declined to take notice of invidious comparisons drawn between himself and his Colleagues further than to say that it was untrue that he had sacrificed his individuality to their demands. Many hon. Members were aware that he had always given great attention to the subject of commons, and he would be wanting in self-respect if he had consented in office to support a Bill inconsistent with his professions out of office. But this Bill he entirely approved; it was a liberal and practical measure, although it did not respond to the full extent of the wishes of his hon. Friend the Member for Brighton (Mr. Fawcett). The House would bear in mind that this question was one of considerable difficulty and delicacy. Two classes of opinions had been expressed on this subject. Some persons contended generally that the commons should remain as they were, and that, at all events, it was an almost absolute necessity that commons in the neighbourhood of large towns should be kept open. On the other hand, there were persons who entertained an opposite opinion, and who contended that, for the sake of the employment of the labouring classes, all available land should be brought into cultivation. The Bill was framed so as to meet the views of both to same extent. It would not interpose difficulties in the way of inclosure in rural districts, but would, in all such cases, insure greater regard to the interest of the labouring classes and the public than had heretofore been the case, and as regards the commons in the neighbourhood of towns, it prohibited inclosure through the Inclosure Commissioners. His hon. Friend the Member for Brighton had hardly done justice to the Inclosure Commissioners under the Act of 1845 in respect of the allotments they had made for public use. The duty of those Commissioners was undoubtedly to inclose, and they were bound by very narrow restrictions as to the amount of allotment they could set apart; and it should always be remembered that their orders had, in all eases, been submitted to Parliament, so that Parliament was as much, if not more, responsible for any errors of the past than the Commissioners. The Bill under consideration dealt with allotments in a more liberal spirit than the Act of 1845, and required one-tenth of any land dealt with to be set apart for recreation ground or labourers' allotment. It contained, however, a proviso that the allotment should not exceed 50 acres, This restriction was not originally contained in the Bill, but had been inserted at the instance of the hon. Member for Radnorshire (Mr. Walsh), who had pointed out the case of commons, consisting of mountainous lands in Wales, which it was desired to inclose rather for the sake of separating the sheep and cattle than for the purpose of increasing the production of the land; and where, if so large a proportion as one-tenth were required, no inclosure would take place. The proposal to set apart one-tenth would yield a much larger proportion of land for the public than that yielded under the Act of 1854. But it was necessary to fix the maximum of land reserved to 50 acres, or owners would be disinclined to sacrifice so large a proportion to achieve their object in the case of wastes of above 500 acres. The difference between the operation of the Act of 1845 and this Bill was easily seen. Of the 370,000 acres inclosed under the Act of 1845, 3,700 acres only, or 1 per cent. had been reserved for labourers' allotments and recreation grounds; but 14,500 acres would have been reserved if the provisions of this Bill had been adopted. That part of the Bill dealing with suburban commons had been framed upon the model of an Act passed in 1866 having reference to metropolitan commons only. The Select Committee which had considered that Bill unanimously inserted a clause extending its provisions to the suburbs of all large towns; but the clause was struck out by the House of Lords as being foreign to the Bill. London was perhaps more fortunate than any other town in the country from the great number and beauty of the commons in its vicinity. There was no fewer than 140 or 150 commons, varying in size, but comprising altogether some 13,000 acres, within 15 miles of the metropolis. The Committee of 1865 made a careful examination into the condition of those commons. As regarded the legal position of the public, they reported that, although the law recognized the right of every village to its village green, founded upon user, yet it did not seem to have pressed the doctrine further in respect to commons in the neighbourhood of large towns—so that commons like Blackheath were not to be considered analogous to village greens. Well, what was the prospect of those commons remaining open for the public? They had hitherto remained open in consequence of the conflicting rights between the lords of the manors and the commoners; and the Committee thought there was every probability that the same causes would operate to keep them open in the future. The Report of that Committee and the Metropolitan Commons Act of 1866 was followed by very important consequences. The lords of the manors around London appeared to have been roused to the vindication of their supposed rights, and a considerable number of the commons near the metropolis were shortly afterwards inclosed. As had been anticipated by the Committee of 1865, in all these cases the commoners took action against the lords of the manors, and either brought suits in equity to restrain their inclosing or resorted to the ancient and constitutional practice of pulling down the fences. [A laugh.] The Master of the Rolls in one case affirmed that that was a constitutional practice, declaring, in answer to observations made upon what at first sight seemed to be rather a bold proceeding—namely, the sending down of 200 men from London to pull down the fences in the well-known case of Berkhampstead Common, that it was a perfectly legitimate transaction. Other suits in equity were brought through the unfortunate differences between Lord Spencer and the commoners of Wandsworth, and much light was thrown on the relations between lords of the manor and commoners by those proceedings. In all the cases that were tried out the decision had been that the lords of the manor were not justified in inclosing. In some cases compromises had been effected, as in the instance of Hampstead Heath, the Metropolitan Board of Works having agreed to give £45,000 for the lord's right, which was about one-tenth of the sum asked by the late lord, Sir Thomas Wilson; and in respect to Wimbledon and Wandsworth Commons, Bills were now before the House for dealing with these Commons, Lord Spencer agreeing on very liberal terms to resign his rights to trustees for the benefit of the public. He hoped to see that arrangement carried out. In the case of Plumstead Common and Tooting Common, the Master of the Rolls, he believed, had decided that the inclosures were illegal, but appeals to a higher Court were now pending in respect of them. The result, however, of that litigation, as far as it had gone, was not, indeed, that the lords of the manors had no right of inclosing, but that if any single commoner objected, the inclosure was practically impossible. It was, however, impossible not to admit that there was something curiously out of date in these suits. They were instituted ostensibly for the purpose of vindicating rights of turfing or of turning out cattle, but really in the interest of the public for the purpose of preserving them for recreation. The rights asserted by the commoners of cutting turf, lopping trees, and turning out sheep and cattle on those commons had long ago ceased to have any value to them. Everybody knew that on all the commons around London no cattle or sheep were turned out, no trees lopped, no turf cut by the commoners, and therefore the rights of the commoners were of an unsubstantial nature; but they were of the greatest value, so far as they could be used to prevent inclosure, and it might, therefore, be a question whether the law should not be amended so as to prevent illegal inclosures by lords of manors. He had frequently asserted his opinion that it would, be competent for Parliament to step in and either recognize practically what had been the user of the public or to prevent such inclosures as he had mentioned. At the same time, he would not recommend that clauses to that effect should be introduced into the present measure, because such a proposal, even if adopted by that House, would probably be rejected in the other House, and the Bill as it stood contained provisions of such value that he would be sorry to see it postponed until a more comprehensive measure had a fair chance of passing. The litigation to which he had alluded had somewhat deferred the operation of that part of the Bill of 1866 relating to the metropolitan commons, which had reference to schemes for their management. At the same time, two such schemes had been framed under that Act, from which they might judge of what was likely to be the effect of the Bill now before them in regard to the commons near other large towns. Those schemes related to Blackheath and Hayes Commons. The first was for enabling the Metropolitan Board of Works to drain and generally to improve the aspect of Blackheath, and the second, in respect to Hayes Common, was to much the same purport. The Bill before the House as to suburban commons extended the policy of the Act of 1866 to all commons within certain prescribed distances from towns in the country. The distances specified in the Bill were so moderate that he thought it reasonable to extend the measure to commons so situated. Formerly almost all our towns of importance were surrounded by commons on which the freemen had the right of turning out cattle; but those rights had either been lost to a great extent or the land had been inclosed; but there still remained a considerable number of commons in the neighbourhood of towns which it was desirable to keep open. In conclusion, he admitted that the subject was one of considerable difficulty, and therefore, looking at the general opinion that had been expressed by the House, he should not oppose the proposal for sending the Bill to a Select Committee after it had been read a second time, upon the understanding, however, that every endeavour would be made to pass it this Session, for, as had been stated the other evening by the Prime Minister, the action of the Department was altogether stayed by this Bill, and there were already about 30 cases of provisional orders waiting for the enactment of this measure.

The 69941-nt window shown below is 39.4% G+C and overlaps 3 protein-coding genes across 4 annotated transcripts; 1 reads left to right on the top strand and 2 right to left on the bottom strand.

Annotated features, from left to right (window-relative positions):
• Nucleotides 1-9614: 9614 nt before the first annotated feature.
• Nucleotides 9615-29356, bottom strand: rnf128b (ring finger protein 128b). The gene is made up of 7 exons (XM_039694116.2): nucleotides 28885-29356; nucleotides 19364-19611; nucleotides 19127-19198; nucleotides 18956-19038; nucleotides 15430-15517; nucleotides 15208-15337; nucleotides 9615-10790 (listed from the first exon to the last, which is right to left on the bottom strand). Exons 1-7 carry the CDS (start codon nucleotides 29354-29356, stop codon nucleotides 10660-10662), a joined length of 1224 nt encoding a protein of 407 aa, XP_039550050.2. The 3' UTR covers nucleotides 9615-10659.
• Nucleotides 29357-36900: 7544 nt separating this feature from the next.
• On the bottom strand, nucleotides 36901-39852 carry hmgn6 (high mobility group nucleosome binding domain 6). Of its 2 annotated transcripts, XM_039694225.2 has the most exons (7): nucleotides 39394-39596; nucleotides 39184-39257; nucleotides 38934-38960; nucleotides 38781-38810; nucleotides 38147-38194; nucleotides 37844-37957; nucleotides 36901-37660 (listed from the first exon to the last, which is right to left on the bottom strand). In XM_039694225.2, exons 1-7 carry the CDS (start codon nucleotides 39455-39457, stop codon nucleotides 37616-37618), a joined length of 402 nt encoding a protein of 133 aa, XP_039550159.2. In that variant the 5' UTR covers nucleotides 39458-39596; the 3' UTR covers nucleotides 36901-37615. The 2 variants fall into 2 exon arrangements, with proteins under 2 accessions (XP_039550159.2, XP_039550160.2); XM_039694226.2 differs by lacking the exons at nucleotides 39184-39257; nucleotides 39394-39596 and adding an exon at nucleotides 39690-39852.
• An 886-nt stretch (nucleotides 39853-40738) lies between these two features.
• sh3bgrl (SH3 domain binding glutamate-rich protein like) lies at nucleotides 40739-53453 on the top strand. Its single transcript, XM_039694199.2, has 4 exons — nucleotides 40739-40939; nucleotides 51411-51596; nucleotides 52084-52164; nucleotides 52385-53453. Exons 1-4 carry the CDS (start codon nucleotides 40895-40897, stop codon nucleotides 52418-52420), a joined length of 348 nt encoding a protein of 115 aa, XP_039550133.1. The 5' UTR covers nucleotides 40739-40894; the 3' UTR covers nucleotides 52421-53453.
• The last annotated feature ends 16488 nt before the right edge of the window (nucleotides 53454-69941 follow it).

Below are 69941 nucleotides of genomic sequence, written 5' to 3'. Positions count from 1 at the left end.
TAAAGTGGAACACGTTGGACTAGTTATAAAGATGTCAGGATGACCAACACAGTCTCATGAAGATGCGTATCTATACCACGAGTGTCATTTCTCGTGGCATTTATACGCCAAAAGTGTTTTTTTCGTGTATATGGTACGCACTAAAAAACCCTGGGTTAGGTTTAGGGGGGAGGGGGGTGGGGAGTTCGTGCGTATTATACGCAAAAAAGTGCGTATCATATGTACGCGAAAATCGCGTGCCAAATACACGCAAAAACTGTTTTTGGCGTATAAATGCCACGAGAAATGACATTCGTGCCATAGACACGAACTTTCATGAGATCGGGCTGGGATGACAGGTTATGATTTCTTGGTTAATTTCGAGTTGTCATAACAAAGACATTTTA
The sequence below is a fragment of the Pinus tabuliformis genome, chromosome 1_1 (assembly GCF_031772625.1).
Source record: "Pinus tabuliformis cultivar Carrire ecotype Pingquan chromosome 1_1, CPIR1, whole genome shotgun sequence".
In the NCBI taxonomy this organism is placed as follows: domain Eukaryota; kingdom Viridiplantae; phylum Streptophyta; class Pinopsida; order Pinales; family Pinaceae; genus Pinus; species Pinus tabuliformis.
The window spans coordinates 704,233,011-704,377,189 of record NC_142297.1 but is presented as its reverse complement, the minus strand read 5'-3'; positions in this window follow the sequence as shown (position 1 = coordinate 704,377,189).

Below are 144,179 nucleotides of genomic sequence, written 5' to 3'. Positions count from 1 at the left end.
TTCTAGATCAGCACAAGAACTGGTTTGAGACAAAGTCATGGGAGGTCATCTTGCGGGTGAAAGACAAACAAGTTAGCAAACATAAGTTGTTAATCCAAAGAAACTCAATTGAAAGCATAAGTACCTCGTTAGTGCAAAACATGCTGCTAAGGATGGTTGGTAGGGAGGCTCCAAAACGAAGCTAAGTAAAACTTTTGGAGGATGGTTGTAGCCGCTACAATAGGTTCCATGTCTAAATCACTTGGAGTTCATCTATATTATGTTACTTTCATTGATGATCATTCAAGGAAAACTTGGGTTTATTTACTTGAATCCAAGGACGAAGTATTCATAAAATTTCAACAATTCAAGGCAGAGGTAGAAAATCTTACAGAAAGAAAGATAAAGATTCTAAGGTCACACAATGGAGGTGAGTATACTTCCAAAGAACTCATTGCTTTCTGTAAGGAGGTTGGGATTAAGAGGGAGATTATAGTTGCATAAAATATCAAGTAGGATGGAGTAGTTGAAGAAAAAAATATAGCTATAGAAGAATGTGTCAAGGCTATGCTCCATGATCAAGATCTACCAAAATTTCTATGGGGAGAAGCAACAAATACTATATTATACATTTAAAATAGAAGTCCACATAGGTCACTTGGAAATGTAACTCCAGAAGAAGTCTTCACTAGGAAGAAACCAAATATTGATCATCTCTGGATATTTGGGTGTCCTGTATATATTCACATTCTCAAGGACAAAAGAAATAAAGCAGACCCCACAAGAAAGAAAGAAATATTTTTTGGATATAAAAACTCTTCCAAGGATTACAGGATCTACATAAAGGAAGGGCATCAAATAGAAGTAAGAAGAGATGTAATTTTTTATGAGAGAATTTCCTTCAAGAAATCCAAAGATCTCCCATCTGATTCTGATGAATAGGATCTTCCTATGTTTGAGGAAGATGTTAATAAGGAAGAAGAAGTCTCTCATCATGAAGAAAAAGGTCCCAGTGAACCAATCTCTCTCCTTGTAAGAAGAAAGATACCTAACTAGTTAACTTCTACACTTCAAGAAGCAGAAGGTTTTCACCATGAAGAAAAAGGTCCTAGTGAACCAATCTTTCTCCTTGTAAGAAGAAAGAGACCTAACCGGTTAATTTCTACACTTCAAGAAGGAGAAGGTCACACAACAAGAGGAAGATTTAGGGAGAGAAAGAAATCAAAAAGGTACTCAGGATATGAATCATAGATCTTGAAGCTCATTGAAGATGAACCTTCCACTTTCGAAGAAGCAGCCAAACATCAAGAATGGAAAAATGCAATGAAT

, in reply to observations respecting the principle of the Bill, denied that the measure would interfere with the rights of private property. The hon. Member for Winchester (Mr. Bonham-Carter) seemed to forget that the rights of property in the lords of the manor never was of the same description as those which they had in their private estates. From the earliest time the lord of the manor had the fee-simple of that portion of the waste used for the enjoyment of the tenants of the manor; but he had never any right of excluding them, and practically now he could not exclude the public from it. If Parliament, in the exercise of its legislative power, conferred rights on the lords, the public ought not to be left without adequate compensation for being deprived of the use of the land. The allotment made to the public since 1845 had been insufficient; but the appropriation of one-tenth of the inclosed common to the use of the public, would not always be suitable, the quantity of land so set apart being sometimes above and sometimes below the requirements of the district. Under the circumstances, he was glad that the Government had assented to the proposal for sending this Bill to a Select Committee. The health and happiness of the inhabitants of towns would suffer if suburban commons ceased to be used for the recreation of the public. A Select Committee would make inquiry as to whether the prescribed area around towns could not be extended. Many suburban commons became a nuisance for want of management; a local authority enforcing order and expending rates in improvement, would convert them into people's parks for innocent amusement without infringement of rights of property; and the House would be guided to take that course most advantageous to the public interests while dealing justly with all parties.